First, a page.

Socrates' Children: Ancient Philosophers by Peter Kreeft

Socrates' Children

(Des Plaines: Word on Fire, 2023), 183

I had been looking for a summary of philosophy, and I couldn't ask for a better source than Peter Kreeft and Word on Fire. Kreeft is characteristically fun, concise, and incisive. Next up I'm reading some of Plato's Dialogues, starting with Apology.




A Very Short Introduction to Philosophy

  • "Philosophy begins in wonder and ends in wisdom."
  • The four divisions of philosophy are:
    • Metaphysics - what is real?
    • Philosophical anthropology - what am I?
    • Epistemology - How can I know?
    • Ethics - What should I do?
  • Everyone has a philosophy

Do-It-Yourself Course in Philosophy

Introduction to Ancient Philosophy

The Sages


What is the meaning of life? Nothing. All is vanity.

  • Ecclesiastes is a work of philosophy asking: What is the meaning of life?
    • Nothing (nihilism). All is vanity.
  • This question (and answer) is included in the Bible as part of the rabbinic confrontational teaching method (similar to the Socratic method)


Monotheistic dualism between good and evil

Shankara ★

The Hindu Thomas Aquinas

  • Vedas: mythical and poetical
  • Upanishads: philosophical—reality is absolutely single: all things are appearances of one reality
    • Brahman is the impersonal, eternal, divine Mind, transcending all dualities
  • Bhagavad-Gita: practical and personal

Gotma the Buddha ★

The man who woke up: enlightenment through the extinguishing of desire

  • Middle way between self-indulgence and self-mortification
  • Four Noble Truths:
    • To live is to suffer
    • The cause of suffering is desire
    • The way to the extinction of suffering is the extinction of desire
    • The way to extinguish desire is the Noble Eightfold Path
  • Where Aristotle discovered the essential logical form of all theoretical thinking, Buddha did the same for practical thinking


The Socrates and Aristotle of China

  • Man is not born either good or evil, but able to be good by being trained and taught rightly
  • Virtue ethics

Lao Tzu

Tao—the way

  • Suppleness rather than rigidity is the ideal
  • The Tao The Ching is the most translated book in the world after the Bible, and has striking similarities to the Sermon on the Mount

Mo Tzu

Universal love

Jesus ★★★

He is the end and object of all philosophy

The Greeks (and a few Romans)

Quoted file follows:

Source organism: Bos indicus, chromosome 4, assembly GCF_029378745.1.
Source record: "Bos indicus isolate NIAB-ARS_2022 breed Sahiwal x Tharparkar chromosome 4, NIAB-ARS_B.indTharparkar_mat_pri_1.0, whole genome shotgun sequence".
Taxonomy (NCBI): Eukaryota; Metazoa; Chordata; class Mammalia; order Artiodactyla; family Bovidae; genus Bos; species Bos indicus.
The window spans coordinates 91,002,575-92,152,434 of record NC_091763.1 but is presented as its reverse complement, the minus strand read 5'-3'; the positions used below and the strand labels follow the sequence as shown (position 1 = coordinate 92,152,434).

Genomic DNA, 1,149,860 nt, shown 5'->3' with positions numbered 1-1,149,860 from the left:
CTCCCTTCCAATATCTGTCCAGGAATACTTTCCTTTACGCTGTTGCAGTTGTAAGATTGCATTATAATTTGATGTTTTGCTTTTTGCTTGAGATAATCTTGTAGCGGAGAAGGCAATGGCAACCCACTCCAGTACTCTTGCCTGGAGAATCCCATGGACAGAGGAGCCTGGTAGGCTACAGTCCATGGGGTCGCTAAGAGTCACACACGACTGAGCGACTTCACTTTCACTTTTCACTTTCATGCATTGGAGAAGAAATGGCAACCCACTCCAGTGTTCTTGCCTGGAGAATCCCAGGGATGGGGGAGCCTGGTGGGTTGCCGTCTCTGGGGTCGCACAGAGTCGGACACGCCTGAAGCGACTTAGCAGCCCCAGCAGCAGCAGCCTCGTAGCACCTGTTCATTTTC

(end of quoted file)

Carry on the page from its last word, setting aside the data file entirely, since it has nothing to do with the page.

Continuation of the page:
• "Almost everything of lasting value in Western civilization comes from either the Jews or the Greeks."

Thales of Miletus

The first to ask: What is everything? (Water)

  • Thales took the first step in philosophy.


What is everything? The infinite.


What is everything? Air.


All things are numbers.

  • Discovered that nature obeyed mathematical laws and math is the very "language of nature"
  • Believed the cosmos was a giant musical instrument designed to play the "music of the heavenly spheres"

Heraclitus ★

Everything changes.

  • Everything is made of fire, and the cosmos is at war
  • All things change, and there is a Logos (law) of change
  • This Logos also governs all human affairs
  • "One's metaphysics always determines one's ethics. Practice always presupposes theory." (58)


First philosophical theologian

  • He reasoned his way to a monotheism against the polytheism of his peers
  • Kreeft: Read with a dictionary at hand: "Minds are only as big as their ideas, and ideas live only in idea-houses, which are words." (59)

Parmenides ★

Only Being is; nonbeing cannot be.

  • He is the opposite of Heraclitus. Instead of everything flows, nothing flows
  • The contrast between Heraclitus and Parmenides shaped the whole history of Western philosophy.
  • He follows reason rather than the senses: pure rationalism with no concession to empiricism

Zeno of Elea

Pure logic, but reduced to ridiculousness

  • Zeno's paradoxes are reductio ad absurdum arguments; they are logical absurdities where logic disproves the testimony of the senses


Earth, air, fire, water

  • Reality composed of four elements: earth, air, fire, water
  • "Who is more pitiable: the modern person who can no longer see the whole, or the premodern person who has not yet clearly distinguished the parts?" (71)


Explanation by Mind, not just matter

Democritus ★

The first materialist

  • He was a materialist and created a theory of atoms
  • Kreeft gives a lengthy critique of Materialism (and later adherents like Hobbes, Marx, and Descartes)
    • "Scientism is not scientific enough"
    • The problem with materialist metaphysics is the ethics and atheism it implies


Popularized Democritus' materialism in "On the Nature of Things"

Protagoras and the Sophists ★

"Man is the measure of all things." Morality is not natural but conventional.

  • The Sophists were the first to look inward and turn the attention of philosophy to the man
  • The Sophists were skeptics in epistemology, relativists in ethics, and subjectivists in both
  • Kreeft enumerates some problems of relativism
  • The Sophists asked questions of ethics, and pioneered the dialectical method of asking questions from both sides of an issue

Gorgias the Sophist

There is no being, no knowledge of it, and no way to communicate it

Socrates ★★

Know thyself

  • Socrates was the second most important and influential person who ever lived next to Jesus
  • Every school of ancient philosophy after Socrates claims to be the authentic interpretation of Socrates
  • Your identity is in your soul
  • Socrates argued for objective reality against the Sophists moral relativism and subjectivism
  • Socrates' Teachings
    • Know thyself: anthropology is the key to philosophy
    • To know the human self, you must know its telos: ethics is the key to anthropology
    • The greatest good is virtue
    • The true self is the soul
    • The soul is immortal
    • No evil can happen to a good man in this world or the next
    • The cause of evil is ignorance; wisdom is the key to all the virtues
    • Virtue can be taught
    • Knowledge of true values is innate in us
    • Philosophy seeks the truth, the essential natures

Plato ★★

The Good measures man; man does not measure the Good

  • "The Dialogues of Plato are the classics of the classics. They are to philosophy what the Bible is to religion."
    • Summary of the dialogues on 111
    • "Every bookcase (and every mind!) should have these dialogues in it."
    • "You have to take time with his dialogues"
  • Read The Republic Book 7 to learn about the Quadrivium and Trivium (cf. The Lost Tools of Learning)
  • Plato's Theory of Forms: forms exist outside the mind and are the objects sought by thinking; they are a third kind of reality besides matter and mind
    • Plato's Cave